Tuesday, November 30, 2010
LHP Review: Danger, Danger!
Labberton, Mark. The Dangerous Act of Loving Your Neighbor: Seeing Others Through the Eyes of Jesus. Downers Grove: IVP, 2010. 236 Pages. (Pre-Release Galley reviewed.) Hardcover. $20.00. http://www.ivpress.com/ (LHP)
The topic of human injustice and oppression is a perennial problem making it a worthy topic for Christian thought and examination. Mark Labberton provides a good entree into the subject in The Dangerous Act of Loving Your Neighbor. On every page, the reader is challenged to demonstrate and give the love of God in Christ to one’s neighbor. Labberton follows the consistent example of Jesus in encouraging Christians to see people as human beings created in the image of God rather than a nuisance, inconvenience, or problem to be avoided. The call to love people of the world in real, tangible ways is simply a basic, though imperfectly practiced, conviction of the Christian faith that is rooted solidly in the Biblical witness. The author argues persuasively that showing love is not simply a matter of doing a few good deeds from time to time, but rather a new heart that is being transformed by the love and grace of Jesus, to enter into the life of Christ Himself by faith and obedience.
The transformation of Christian hearts that Labberton envisions is described provocatively in a three-fold manner: how we perceive, name, and interact with people in the world. Though each is described in separate chapters, they are intertwined and play upon each other. Injustice and oppression, which the author rightly acknowledges grow out of sinful human hearts, are allowed to flourish because people do not see their fellow human beings as being created in God’s image, do not honorably name them for who they are, nor act toward them in a way that reflects their status as unique and special individuals. If, for example, a person is seen as a commodity to be used and exploited, that person will be named appropriately to match their perceived status (i.e., slave, ugly, expendable, and so forth). Consequently that person will be treated and acted upon accordingly (i.e., forced into slavery; sexually, economically, or socially exploited, etc.).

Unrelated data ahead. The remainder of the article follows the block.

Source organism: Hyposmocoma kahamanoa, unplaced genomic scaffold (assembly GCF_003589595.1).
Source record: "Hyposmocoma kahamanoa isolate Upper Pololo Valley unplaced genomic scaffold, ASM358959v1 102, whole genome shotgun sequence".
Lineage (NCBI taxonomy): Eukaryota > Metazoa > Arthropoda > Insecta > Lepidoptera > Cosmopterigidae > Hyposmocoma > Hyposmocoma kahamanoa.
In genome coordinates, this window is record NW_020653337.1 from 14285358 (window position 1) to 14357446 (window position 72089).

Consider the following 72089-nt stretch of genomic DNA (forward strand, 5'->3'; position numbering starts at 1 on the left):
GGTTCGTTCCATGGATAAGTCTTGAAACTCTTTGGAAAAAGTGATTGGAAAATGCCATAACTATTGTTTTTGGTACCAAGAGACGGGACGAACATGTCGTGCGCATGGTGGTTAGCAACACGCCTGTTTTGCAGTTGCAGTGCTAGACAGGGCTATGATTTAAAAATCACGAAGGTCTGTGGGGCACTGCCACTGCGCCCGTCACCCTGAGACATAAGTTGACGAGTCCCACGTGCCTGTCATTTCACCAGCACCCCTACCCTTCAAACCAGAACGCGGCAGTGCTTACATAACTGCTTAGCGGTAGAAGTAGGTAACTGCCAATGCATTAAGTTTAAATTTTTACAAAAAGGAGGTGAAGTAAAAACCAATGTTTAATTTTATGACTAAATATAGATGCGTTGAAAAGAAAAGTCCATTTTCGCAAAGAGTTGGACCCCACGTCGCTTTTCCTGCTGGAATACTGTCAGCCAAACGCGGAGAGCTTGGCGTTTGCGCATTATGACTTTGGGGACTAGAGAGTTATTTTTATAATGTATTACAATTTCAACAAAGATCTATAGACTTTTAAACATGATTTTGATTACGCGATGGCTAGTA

One very helpful feature of this book is the “Reflection” sections scattered throughout the chapters. Penetrating questions are presented that are intended to help the reader evaluate how they see, name, and act regarding people they encounter via direct, personal contact, news media, church and charitable programs, etc. The questions are offered not as a means of inducing guilt but rather to train hearts and minds that are redeemed by Christ to reflect the love of Jesus in the world. If a reader is looking for a “how to” approach to being more compassionate and just, then this is not the book for you. Labberton is aiming at a deeper, more profound change in human hearts that produces a virtuous character and habitual inclination to act more justly and compassionately.
If there is one area of weakness in the book, it is an overreliance on the number of anecdotal stories. Every story serves the intended purpose in the book: to help put flesh and blood on the need to see, name, and act rightly toward all people but especially for the oppressed. This is a minor criticism and does not detract from the valuable service the book provides.
The Dangerous Act of Loving Your Neighbor is a very worthwhile book. There are many valuable and memorable gems scattered throughout its pages. The author’s insight of how the simple, yet often taken-for-granted, response of “you’re welcome” is being replaced with “no problem” is absolutely priceless and worth the price of the book. That simple observation encapsulates how people see, name, and treat one another. In many ways this book is an easy read, but if read well, the impact will be profound both upon the reader and those who receive their love in acts of justice, mercy, and compassion.
The Rev. Kenneth Mars is Pastor of St. John's Lutheran Church, Kimball, Nebraska and Immanuel Lutheran Church, Burns, Wyoming, Secretary of the Wyoming District of the LCMS, and a regular contributing reviewer to QBR.